This chapter described Solaris processes and the various Solaris utilities available to monitor them. Using commands such as ps, prstat, pargs, sdtprocess, and the SMC Process Tool, you can view all the attributes associated with a process. In addition, we described foreground and background jobs.
The concept of sending signals to a process was described. A signal is a message sent to a process to interrupt it and cause a response or action. You also learned how to send signals to processes to cause a response such as terminating a process.
Setting process priorities was described. We also described the concept of projects and tasks along with administrative commands used to administer them. The various commands, such as nice and priocntl, that are used to set and change process priorities were described. In addition, you learned how to use the crontab and at facilities. You can use these facilities to submit batch jobs and schedule processes to run when the system is less busy, to reduce the demand on resources such as the CPU and disks.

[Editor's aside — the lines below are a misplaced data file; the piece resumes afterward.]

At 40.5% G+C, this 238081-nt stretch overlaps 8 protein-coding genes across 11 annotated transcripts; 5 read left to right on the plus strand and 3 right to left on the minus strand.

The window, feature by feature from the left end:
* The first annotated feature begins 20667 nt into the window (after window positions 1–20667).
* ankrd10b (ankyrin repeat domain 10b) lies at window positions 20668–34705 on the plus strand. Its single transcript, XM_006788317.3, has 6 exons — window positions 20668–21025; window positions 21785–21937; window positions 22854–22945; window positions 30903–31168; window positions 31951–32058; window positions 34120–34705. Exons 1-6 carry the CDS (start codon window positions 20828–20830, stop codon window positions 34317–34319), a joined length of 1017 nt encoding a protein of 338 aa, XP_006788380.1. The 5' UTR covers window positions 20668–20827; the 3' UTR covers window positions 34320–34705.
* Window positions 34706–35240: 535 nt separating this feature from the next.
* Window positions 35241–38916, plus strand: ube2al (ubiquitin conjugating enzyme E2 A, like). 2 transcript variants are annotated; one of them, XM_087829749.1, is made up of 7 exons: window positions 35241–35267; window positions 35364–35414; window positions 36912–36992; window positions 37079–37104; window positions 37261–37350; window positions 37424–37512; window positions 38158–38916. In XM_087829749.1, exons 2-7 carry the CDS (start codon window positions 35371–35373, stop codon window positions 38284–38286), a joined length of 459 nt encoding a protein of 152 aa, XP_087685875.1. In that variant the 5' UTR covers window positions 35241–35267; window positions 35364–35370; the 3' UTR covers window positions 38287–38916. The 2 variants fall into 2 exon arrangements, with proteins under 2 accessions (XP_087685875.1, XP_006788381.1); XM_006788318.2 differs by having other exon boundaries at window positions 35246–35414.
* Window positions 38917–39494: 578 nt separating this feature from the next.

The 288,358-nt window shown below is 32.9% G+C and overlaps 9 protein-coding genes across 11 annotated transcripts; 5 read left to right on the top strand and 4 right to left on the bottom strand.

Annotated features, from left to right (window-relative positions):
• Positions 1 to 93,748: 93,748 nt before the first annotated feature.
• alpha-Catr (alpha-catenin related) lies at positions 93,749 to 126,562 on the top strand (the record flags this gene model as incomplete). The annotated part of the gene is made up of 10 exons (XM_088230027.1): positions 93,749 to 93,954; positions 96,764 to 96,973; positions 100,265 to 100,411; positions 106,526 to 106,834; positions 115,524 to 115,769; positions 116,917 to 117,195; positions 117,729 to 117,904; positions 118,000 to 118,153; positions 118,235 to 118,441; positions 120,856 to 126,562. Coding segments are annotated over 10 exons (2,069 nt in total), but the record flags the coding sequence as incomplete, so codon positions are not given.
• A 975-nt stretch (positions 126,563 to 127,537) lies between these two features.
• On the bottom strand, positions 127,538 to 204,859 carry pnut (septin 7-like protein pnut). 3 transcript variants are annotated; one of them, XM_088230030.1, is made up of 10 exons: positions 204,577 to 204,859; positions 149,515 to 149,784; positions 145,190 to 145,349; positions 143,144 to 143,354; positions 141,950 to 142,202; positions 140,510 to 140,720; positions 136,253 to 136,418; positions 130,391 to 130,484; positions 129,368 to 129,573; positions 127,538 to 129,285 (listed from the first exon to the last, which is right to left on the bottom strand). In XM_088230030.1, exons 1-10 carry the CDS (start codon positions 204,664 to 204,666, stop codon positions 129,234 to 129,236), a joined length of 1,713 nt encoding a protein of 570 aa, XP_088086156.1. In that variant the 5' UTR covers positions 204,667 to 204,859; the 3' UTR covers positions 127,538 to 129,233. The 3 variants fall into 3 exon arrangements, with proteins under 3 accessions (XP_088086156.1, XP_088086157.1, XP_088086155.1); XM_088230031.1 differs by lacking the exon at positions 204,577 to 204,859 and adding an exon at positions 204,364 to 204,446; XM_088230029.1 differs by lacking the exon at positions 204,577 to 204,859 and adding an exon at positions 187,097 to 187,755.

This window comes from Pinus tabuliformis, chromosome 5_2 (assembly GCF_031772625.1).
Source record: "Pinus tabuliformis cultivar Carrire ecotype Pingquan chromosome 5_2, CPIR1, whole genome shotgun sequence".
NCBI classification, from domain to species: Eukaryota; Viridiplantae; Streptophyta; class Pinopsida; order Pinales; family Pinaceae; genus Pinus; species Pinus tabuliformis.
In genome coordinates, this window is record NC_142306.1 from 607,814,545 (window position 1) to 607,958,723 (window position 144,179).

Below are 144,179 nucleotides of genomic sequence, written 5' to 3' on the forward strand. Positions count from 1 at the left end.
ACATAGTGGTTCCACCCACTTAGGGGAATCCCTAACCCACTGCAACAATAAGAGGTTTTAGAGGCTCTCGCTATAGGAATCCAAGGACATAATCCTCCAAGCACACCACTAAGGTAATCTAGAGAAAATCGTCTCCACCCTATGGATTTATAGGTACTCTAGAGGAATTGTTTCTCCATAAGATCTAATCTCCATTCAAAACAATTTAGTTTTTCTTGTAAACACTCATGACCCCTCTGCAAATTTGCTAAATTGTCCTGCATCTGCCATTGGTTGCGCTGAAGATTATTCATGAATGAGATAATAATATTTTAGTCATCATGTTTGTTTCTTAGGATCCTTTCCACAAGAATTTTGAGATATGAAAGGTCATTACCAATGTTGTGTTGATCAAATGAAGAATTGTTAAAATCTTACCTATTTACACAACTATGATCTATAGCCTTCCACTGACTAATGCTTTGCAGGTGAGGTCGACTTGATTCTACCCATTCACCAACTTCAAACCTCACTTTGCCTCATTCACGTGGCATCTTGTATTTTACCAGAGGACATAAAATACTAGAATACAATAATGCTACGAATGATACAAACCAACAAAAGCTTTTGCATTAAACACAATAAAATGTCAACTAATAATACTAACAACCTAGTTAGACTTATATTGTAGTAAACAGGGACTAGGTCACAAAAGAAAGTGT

The system administrator needs to be aware of the processes that belong to each application. As users report problems, the system administrator can quickly locate the processes being used and look for irregularities. By keeping a close watch on system messages and processes, you'll become familiar with what is normal and what is abnormal. Don't wait for problems to happenwatch system messages and processes daily. Create shell scripts to watch processes for you and to look for irregularities in the system log files. By taking a proactive approach to system administration, you'll find problems before they affect the users.
In Chapter 6, "Managing the LP Print Service," we'll explore another topic that you'll need to become acquainted withthe LP Print Service, the facility responsible for printing within the Solaris environment.